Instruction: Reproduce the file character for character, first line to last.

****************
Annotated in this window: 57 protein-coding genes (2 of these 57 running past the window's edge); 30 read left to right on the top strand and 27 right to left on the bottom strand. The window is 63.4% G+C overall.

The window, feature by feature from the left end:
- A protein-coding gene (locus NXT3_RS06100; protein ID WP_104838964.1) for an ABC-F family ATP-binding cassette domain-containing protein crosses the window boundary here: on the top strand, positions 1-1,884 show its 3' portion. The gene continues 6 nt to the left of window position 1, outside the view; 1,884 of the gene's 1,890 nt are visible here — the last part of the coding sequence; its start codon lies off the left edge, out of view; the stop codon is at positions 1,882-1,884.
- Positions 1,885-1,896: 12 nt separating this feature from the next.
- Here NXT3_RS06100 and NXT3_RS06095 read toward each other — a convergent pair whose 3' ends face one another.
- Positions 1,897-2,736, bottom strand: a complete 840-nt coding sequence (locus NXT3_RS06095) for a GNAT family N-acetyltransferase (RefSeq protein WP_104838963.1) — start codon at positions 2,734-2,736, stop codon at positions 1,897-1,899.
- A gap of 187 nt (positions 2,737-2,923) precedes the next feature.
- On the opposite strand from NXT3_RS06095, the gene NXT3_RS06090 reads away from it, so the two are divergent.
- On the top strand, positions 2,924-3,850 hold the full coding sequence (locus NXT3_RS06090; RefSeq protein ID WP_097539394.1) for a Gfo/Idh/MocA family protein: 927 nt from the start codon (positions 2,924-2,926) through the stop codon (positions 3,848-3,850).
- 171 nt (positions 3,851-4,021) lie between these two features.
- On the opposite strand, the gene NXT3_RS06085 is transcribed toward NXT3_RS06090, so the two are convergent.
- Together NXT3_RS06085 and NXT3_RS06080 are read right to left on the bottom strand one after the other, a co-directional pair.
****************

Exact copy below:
Annotated in this window: 57 protein-coding genes (2 of these 57 running past the window's edge); 30 read left to right on the top strand and 27 right to left on the bottom strand. The window is 63.4% G+C overall.

The window, feature by feature from the left end:
- A protein-coding gene (locus NXT3_RS06100; protein ID WP_104838964.1) for an ABC-F family ATP-binding cassette domain-containing protein crosses the window boundary here: on the top strand, positions 1-1,884 show its 3' portion. The gene continues 6 nt to the left of window position 1, outside the view; 1,884 of the gene's 1,890 nt are visible here — the last part of the coding sequence; its start codon lies off the left edge, out of view; the stop codon is at positions 1,882-1,884.
- Positions 1,885-1,896: 12 nt separating this feature from the next.
- Here NXT3_RS06100 and NXT3_RS06095 read toward each other — a convergent pair whose 3' ends face one another.
- Positions 1,897-2,736, bottom strand: a complete 840-nt coding sequence (locus NXT3_RS06095) for a GNAT family N-acetyltransferase (RefSeq protein WP_104838963.1) — start codon at positions 2,734-2,736, stop codon at positions 1,897-1,899.
- A gap of 187 nt (positions 2,737-2,923) precedes the next feature.
- On the opposite strand from NXT3_RS06095, the gene NXT3_RS06090 reads away from it, so the two are divergent.
- On the top strand, positions 2,924-3,850 hold the full coding sequence (locus NXT3_RS06090; RefSeq protein ID WP_097539394.1) for a Gfo/Idh/MocA family protein: 927 nt from the start codon (positions 2,924-2,926) through the stop codon (positions 3,848-3,850).
- 171 nt (positions 3,851-4,021) lie between these two features.
- On the opposite strand, the gene NXT3_RS06085 is transcribed toward NXT3_RS06090, so the two are convergent.
- Together NXT3_RS06085 and NXT3_RS06080 are read right to left on the bottom strand one after the other, a co-directional pair.